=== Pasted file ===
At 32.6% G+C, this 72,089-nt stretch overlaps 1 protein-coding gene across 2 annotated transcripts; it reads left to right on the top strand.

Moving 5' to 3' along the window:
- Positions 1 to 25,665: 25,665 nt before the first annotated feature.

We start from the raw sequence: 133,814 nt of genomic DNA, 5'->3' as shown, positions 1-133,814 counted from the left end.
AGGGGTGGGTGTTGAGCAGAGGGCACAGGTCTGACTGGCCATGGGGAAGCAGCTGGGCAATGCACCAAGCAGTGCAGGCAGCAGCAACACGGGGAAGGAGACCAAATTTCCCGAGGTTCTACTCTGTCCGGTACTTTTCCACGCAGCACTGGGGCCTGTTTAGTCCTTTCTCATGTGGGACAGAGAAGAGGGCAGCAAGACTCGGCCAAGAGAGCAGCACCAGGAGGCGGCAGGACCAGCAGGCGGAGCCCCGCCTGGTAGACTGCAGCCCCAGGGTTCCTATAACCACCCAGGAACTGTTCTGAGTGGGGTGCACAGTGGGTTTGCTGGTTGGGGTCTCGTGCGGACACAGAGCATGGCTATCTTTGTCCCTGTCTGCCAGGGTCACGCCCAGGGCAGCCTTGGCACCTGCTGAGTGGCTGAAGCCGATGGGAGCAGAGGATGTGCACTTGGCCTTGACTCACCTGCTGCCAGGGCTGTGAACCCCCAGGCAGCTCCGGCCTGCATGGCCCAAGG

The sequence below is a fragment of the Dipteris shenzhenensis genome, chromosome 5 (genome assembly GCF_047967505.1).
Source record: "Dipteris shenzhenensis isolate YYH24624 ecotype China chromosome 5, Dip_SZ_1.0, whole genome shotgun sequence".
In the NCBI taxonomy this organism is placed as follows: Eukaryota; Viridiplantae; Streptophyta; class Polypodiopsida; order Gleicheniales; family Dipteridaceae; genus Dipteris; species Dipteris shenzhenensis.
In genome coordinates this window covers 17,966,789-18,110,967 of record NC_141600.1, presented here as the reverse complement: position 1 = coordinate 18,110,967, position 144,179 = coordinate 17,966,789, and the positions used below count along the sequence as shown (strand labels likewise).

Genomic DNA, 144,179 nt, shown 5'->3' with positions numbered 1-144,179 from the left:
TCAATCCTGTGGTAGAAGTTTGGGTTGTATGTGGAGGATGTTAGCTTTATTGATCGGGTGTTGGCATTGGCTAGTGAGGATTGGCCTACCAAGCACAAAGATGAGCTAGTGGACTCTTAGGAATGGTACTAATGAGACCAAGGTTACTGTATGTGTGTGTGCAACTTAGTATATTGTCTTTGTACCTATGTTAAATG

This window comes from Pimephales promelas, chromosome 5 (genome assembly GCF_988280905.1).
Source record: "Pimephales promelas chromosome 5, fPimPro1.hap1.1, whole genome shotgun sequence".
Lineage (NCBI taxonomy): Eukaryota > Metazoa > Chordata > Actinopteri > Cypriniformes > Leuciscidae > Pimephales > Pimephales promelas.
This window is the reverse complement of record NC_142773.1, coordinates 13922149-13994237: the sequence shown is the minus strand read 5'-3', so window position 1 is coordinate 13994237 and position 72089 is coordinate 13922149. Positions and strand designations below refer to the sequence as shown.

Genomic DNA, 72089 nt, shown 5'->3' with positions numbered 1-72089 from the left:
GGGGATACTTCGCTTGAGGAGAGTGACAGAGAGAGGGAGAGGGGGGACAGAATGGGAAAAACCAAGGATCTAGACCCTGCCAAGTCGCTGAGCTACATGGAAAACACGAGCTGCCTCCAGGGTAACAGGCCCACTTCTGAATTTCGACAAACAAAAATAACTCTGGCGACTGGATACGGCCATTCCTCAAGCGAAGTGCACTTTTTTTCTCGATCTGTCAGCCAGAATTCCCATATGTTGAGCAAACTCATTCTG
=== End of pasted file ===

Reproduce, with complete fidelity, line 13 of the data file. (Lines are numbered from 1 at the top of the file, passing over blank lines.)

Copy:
Source record: "Pimephales promelas chromosome 5, fPimPro1.hap1.1, whole genome shotgun sequence".